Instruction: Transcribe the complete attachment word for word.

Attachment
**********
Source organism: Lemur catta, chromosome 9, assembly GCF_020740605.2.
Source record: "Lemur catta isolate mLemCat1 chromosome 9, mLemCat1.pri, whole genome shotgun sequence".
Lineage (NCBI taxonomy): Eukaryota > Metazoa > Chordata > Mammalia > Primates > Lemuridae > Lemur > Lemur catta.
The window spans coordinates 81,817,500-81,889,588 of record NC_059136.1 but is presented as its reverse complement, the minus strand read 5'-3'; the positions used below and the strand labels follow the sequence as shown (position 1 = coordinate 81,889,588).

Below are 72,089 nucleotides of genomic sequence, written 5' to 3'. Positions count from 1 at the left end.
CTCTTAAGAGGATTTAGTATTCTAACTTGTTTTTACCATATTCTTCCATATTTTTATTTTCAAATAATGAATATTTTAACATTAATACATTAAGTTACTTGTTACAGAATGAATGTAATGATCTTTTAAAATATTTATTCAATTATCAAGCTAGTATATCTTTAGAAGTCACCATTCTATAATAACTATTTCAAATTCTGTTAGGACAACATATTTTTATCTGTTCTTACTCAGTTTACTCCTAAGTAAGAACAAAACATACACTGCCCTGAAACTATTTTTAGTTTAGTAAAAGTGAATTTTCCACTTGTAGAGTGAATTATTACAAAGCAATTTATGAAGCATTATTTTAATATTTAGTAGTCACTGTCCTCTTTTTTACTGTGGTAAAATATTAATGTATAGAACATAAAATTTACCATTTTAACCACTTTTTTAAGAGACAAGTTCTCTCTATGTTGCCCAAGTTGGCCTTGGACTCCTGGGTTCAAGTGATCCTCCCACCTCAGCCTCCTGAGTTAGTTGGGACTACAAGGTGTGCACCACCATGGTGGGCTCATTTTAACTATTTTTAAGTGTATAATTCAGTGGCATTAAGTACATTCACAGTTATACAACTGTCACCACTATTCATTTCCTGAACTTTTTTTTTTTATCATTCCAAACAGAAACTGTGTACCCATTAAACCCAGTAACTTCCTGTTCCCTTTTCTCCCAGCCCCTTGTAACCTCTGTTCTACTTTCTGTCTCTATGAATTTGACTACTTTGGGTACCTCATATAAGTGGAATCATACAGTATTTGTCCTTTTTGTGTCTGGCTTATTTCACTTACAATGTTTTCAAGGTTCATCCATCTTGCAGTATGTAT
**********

Source organism: Lemur catta, chromosome 9, assembly GCF_020740605.2.
Source record: "Lemur catta isolate mLemCat1 chromosome 9, mLemCat1.pri, whole genome shotgun sequence".
Lineage (NCBI taxonomy): Eukaryota > Metazoa > Chordata > Mammalia > Primates > Lemuridae > Lemur > Lemur catta.
The window spans coordinates 81,817,500-81,889,588 of record NC_059136.1 but is presented as its reverse complement, the minus strand read 5'-3'; the positions used below and the strand labels follow the sequence as shown (position 1 = coordinate 81,889,588).

Below are 72,089 nucleotides of genomic sequence, written 5' to 3'. Positions count from 1 at the left end.
CTCTTAAGAGGATTTAGTATTCTAACTTGTTTTTACCATATTCTTCCATATTTTTATTTTCAAATAATGAATATTTTAACATTAATACATTAAGTTACTTGTTACAGAATGAATGTAATGATCTTTTAAAATATTTATTCAATTATCAAGCTAGTATATCTTTAGAAGTCACCATTCTATAATAACTATTTCAAATTCTGTTAGGACAACATATTTTTATCTGTTCTTACTCAGTTTACTCCTAAGTAAGAACAAAACATACACTGCCCTGAAACTATTTTTAGTTTAGTAAAAGTGAATTTTCCACTTGTAGAGTGAATTATTACAAAGCAATTTATGAAGCATTATTTTAATATTTAGTAGTCACTGTCCTCTTTTTTACTGTGGTAAAATATTAATGTATAGAACATAAAATTTACCATTTTAACCACTTTTTTAAGAGACAAGTTCTCTCTATGTTGCCCAAGTTGGCCTTGGACTCCTGGGTTCAAGTGATCCTCCCACCTCAGCCTCCTGAGTTAGTTGGGACTACAAGGTGTGCACCACCATGGTGGGCTCATTTTAACTATTTTTAAGTGTATAATTCAGTGGCATTAAGTACATTCACAGTTATACAACTGTCACCACTATTCATTTCCTGAACTTTTTTTTTTTATCATTCCAAACAGAAACTGTGTACCCATTAAACCCAGTAACTTCCTGTTCCCTTTTCTCCCAGCCCCTTGTAACCTCTGTTCTACTTTCTGTCTCTATGAATTTGACTACTTTGGGTACCTCATATAAGTGGAATCATACAGTATTTGTCCTTTTTGTGTCTGGCTTATTTCACTTACAATGTTTTCAAGGTTCATCCATCTTGCAGTATGTAT